Google morphs into Alphabet; investors cheer clarity

Tue Aug 11, 2015 12:52am EDT
 
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By Mari Saito and Julia Love

SAN FRANCISCO (Reuters) - Google Inc (GOOGL.O: Quote) announced a surprise overhaul of its operating structure on Monday, creating a holding company called Alphabet to pool its many subsidiaries and separate the core web advertising business from newer ventures like driverless cars.

The move appeared to be an attempt by the search engine giant to focus on its more creative and ambitious projects, while investors cheered the potential for more financial disclosures of its disparate business segments.

"It suggests that in all likelihood, Google is not going to slow the pace of their experimental processes like self-driving cars," said Michael Yoshikami, head of Destination Wealth Management, which has $1.5 billion under management.

The surprise news sent shares of Google up as much as 7 percent to $708 in after hours trading.

The new structure could also give Wall Street better insight into Google's investment in moonshot projects like Google X, a secretive lab that produced the unpopular Google Glass wearable device.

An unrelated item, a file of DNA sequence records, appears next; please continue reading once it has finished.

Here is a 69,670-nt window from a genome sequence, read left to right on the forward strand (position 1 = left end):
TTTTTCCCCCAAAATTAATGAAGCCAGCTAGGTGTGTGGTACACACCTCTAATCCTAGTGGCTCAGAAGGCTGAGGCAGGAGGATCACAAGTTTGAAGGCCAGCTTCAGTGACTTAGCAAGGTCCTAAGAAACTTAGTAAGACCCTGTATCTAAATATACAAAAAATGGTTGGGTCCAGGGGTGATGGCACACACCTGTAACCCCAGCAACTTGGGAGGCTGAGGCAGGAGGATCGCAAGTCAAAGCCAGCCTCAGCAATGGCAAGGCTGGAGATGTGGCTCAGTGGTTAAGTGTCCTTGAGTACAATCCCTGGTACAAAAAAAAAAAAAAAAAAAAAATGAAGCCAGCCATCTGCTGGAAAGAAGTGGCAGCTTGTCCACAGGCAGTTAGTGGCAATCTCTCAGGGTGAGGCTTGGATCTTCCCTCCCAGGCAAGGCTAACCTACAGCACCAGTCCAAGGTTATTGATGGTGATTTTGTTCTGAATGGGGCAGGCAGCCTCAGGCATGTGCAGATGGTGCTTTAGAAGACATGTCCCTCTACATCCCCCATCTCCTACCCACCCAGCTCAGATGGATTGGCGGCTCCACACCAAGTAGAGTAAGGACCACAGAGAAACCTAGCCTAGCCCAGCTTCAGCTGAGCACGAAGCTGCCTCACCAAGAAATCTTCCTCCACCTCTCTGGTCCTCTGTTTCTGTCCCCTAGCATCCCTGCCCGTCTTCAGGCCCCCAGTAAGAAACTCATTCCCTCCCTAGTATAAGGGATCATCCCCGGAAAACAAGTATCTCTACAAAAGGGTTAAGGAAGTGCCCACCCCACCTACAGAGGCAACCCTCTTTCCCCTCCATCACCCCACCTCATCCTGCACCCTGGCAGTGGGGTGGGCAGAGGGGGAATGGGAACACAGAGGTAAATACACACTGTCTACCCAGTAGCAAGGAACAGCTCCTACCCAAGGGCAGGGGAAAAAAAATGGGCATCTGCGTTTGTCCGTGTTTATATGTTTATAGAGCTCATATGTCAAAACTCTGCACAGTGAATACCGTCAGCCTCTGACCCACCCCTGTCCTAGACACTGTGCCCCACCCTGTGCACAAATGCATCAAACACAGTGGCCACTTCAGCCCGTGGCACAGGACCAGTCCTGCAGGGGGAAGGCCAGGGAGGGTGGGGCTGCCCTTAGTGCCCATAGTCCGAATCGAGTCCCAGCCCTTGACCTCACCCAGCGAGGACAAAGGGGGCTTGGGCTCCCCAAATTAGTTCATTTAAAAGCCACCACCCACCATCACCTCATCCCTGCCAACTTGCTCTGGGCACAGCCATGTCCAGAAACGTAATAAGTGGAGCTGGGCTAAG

"They are aware that they've got this hodgepodge of companies," said Roger Kay, an analyst at Endpoint Technologies Associates. "Maybe it's better to sort them out a bit and make it clearer which ones are bringing in the bacon and which ones are science projects and which ones are long-term bets."

The Mountain View-based company co-founded by Larry Page and Sergey Brin in 1998 has grown from an Internet search engine to a far-reaching conglomerate that employs more than 40,000 people worldwide.

Google's planned structure resembles the way companies like Berkshire Hathaway (BRKa.N: Quote) and General Electric (GE.N: Quote) are organized, with a central unit handling corporate-wide activities such as finance and relatively independent business units focused on specific areas.   Continued...

 
Sundar Pichai speaks during a presentation at the Mobile World Congress in Barcelona March 2, 2015.   REUTERS/Albert Gea